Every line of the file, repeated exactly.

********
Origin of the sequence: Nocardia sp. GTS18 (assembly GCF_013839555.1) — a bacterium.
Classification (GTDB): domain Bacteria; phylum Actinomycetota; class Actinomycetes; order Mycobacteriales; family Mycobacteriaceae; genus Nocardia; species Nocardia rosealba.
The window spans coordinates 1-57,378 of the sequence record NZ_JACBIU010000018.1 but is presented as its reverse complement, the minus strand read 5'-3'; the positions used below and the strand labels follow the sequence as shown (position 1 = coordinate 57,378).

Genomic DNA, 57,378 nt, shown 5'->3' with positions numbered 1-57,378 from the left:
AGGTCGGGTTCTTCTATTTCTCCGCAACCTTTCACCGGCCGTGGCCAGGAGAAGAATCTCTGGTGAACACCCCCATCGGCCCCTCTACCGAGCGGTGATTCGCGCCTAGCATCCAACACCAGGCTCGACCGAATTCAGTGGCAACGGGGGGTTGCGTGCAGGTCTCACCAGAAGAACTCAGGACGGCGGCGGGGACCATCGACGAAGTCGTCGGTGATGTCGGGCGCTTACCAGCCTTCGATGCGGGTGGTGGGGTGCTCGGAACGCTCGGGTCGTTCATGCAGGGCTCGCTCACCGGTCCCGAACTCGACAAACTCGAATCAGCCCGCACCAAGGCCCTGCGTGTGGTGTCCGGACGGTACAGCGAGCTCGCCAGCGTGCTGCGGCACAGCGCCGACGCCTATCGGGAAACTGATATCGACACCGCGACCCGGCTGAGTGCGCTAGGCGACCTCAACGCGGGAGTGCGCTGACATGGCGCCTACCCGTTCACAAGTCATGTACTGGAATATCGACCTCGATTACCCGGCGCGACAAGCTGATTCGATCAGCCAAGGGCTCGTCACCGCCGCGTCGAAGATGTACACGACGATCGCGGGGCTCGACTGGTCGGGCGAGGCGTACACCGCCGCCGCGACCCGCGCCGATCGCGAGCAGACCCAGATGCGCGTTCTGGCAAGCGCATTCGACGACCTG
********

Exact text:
Origin of the sequence: Nocardia sp. GTS18 (assembly GCF_013839555.1) — a bacterium.
Classification (GTDB): domain Bacteria; phylum Actinomycetota; class Actinomycetes; order Mycobacteriales; family Mycobacteriaceae; genus Nocardia; species Nocardia rosealba.
The window spans coordinates 1-57,378 of the sequence record NZ_JACBIU010000018.1 but is presented as its reverse complement, the minus strand read 5'-3'; the positions used below and the strand labels follow the sequence as shown (position 1 = coordinate 57,378).

Genomic DNA, 57,378 nt, shown 5'->3' with positions numbered 1-57,378 from the left:
AGGTCGGGTTCTTCTATTTCTCCGCAACCTTTCACCGGCCGTGGCCAGGAGAAGAATCTCTGGTGAACACCCCCATCGGCCCCTCTACCGAGCGGTGATTCGCGCCTAGCATCCAACACCAGGCTCGACCGAATTCAGTGGCAACGGGGGGTTGCGTGCAGGTCTCACCAGAAGAACTCAGGACGGCGGCGGGGACCATCGACGAAGTCGTCGGTGATGTCGGGCGCTTACCAGCCTTCGATGCGGGTGGTGGGGTGCTCGGAACGCTCGGGTCGTTCATGCAGGGCTCGCTCACCGGTCCCGAACTCGACAAACTCGAATCAGCCCGCACCAAGGCCCTGCGTGTGGTGTCCGGACGGTACAGCGAGCTCGCCAGCGTGCTGCGGCACAGCGCCGACGCCTATCGGGAAACTGATATCGACACCGCGACCCGGCTGAGTGCGCTAGGCGACCTCAACGCGGGAGTGCGCTGACATGGCGCCTACCCGTTCACAAGTCATGTACTGGAATATCGACCTCGATTACCCGGCGCGACAAGCTGATTCGATCAGCCAAGGGCTCGTCACCGCCGCGTCGAAGATGTACACGACGATCGCGGGGCTCGACTGGTCGGGCGAGGCGTACACCGCCGCCGCGACCCGCGCCGATCGCGAGCAGACCCAGATGCGCGTTCTGGCAAGCGCATTCGACGACCTG